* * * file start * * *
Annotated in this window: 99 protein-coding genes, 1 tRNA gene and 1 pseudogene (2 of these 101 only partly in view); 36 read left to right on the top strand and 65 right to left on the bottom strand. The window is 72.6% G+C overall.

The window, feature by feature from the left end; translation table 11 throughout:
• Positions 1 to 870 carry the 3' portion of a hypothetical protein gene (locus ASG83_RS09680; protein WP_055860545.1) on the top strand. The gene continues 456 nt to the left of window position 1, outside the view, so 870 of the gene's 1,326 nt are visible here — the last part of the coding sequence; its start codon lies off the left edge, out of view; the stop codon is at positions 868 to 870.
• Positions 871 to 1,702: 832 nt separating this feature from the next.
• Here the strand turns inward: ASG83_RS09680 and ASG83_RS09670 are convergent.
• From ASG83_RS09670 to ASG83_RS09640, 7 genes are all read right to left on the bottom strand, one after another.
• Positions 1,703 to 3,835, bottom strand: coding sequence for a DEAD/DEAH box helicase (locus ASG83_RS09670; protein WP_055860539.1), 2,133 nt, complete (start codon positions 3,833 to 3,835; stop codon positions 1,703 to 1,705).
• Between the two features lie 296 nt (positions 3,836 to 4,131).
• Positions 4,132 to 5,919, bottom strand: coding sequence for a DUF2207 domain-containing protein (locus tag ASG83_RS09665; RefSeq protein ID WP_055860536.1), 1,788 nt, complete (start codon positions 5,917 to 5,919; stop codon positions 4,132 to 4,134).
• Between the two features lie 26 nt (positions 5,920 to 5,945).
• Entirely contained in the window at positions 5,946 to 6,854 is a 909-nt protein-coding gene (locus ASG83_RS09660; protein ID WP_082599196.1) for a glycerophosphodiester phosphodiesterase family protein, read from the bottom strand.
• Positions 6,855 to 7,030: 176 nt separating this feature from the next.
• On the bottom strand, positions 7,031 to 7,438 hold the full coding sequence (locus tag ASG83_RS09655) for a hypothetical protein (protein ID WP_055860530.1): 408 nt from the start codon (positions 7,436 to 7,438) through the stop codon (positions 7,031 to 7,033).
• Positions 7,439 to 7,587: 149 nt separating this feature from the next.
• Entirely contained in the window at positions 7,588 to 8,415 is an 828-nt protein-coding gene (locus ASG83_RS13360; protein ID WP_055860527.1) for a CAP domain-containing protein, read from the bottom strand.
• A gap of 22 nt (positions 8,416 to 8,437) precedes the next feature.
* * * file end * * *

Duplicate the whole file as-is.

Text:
Annotated in this window: 99 protein-coding genes, 1 tRNA gene and 1 pseudogene (2 of these 101 only partly in view); 36 read left to right on the top strand and 65 right to left on the bottom strand. The window is 72.6% G+C overall.

The window, feature by feature from the left end; translation table 11 throughout:
• Positions 1 to 870 carry the 3' portion of a hypothetical protein gene (locus ASG83_RS09680; protein WP_055860545.1) on the top strand. The gene continues 456 nt to the left of window position 1, outside the view, so 870 of the gene's 1,326 nt are visible here — the last part of the coding sequence; its start codon lies off the left edge, out of view; the stop codon is at positions 868 to 870.
• Positions 871 to 1,702: 832 nt separating this feature from the next.
• Here the strand turns inward: ASG83_RS09680 and ASG83_RS09670 are convergent.
• From ASG83_RS09670 to ASG83_RS09640, 7 genes are all read right to left on the bottom strand, one after another.
• Positions 1,703 to 3,835, bottom strand: coding sequence for a DEAD/DEAH box helicase (locus ASG83_RS09670; protein WP_055860539.1), 2,133 nt, complete (start codon positions 3,833 to 3,835; stop codon positions 1,703 to 1,705).
• Between the two features lie 296 nt (positions 3,836 to 4,131).
• Positions 4,132 to 5,919, bottom strand: coding sequence for a DUF2207 domain-containing protein (locus tag ASG83_RS09665; RefSeq protein ID WP_055860536.1), 1,788 nt, complete (start codon positions 5,917 to 5,919; stop codon positions 4,132 to 4,134).
• Between the two features lie 26 nt (positions 5,920 to 5,945).
• Entirely contained in the window at positions 5,946 to 6,854 is a 909-nt protein-coding gene (locus ASG83_RS09660; protein ID WP_082599196.1) for a glycerophosphodiester phosphodiesterase family protein, read from the bottom strand.
• Positions 6,855 to 7,030: 176 nt separating this feature from the next.
• On the bottom strand, positions 7,031 to 7,438 hold the full coding sequence (locus tag ASG83_RS09655) for a hypothetical protein (protein ID WP_055860530.1): 408 nt from the start codon (positions 7,436 to 7,438) through the stop codon (positions 7,031 to 7,033).
• Positions 7,439 to 7,587: 149 nt separating this feature from the next.
• Entirely contained in the window at positions 7,588 to 8,415 is an 828-nt protein-coding gene (locus ASG83_RS13360; protein ID WP_055860527.1) for a CAP domain-containing protein, read from the bottom strand.
• A gap of 22 nt (positions 8,416 to 8,437) precedes the next feature.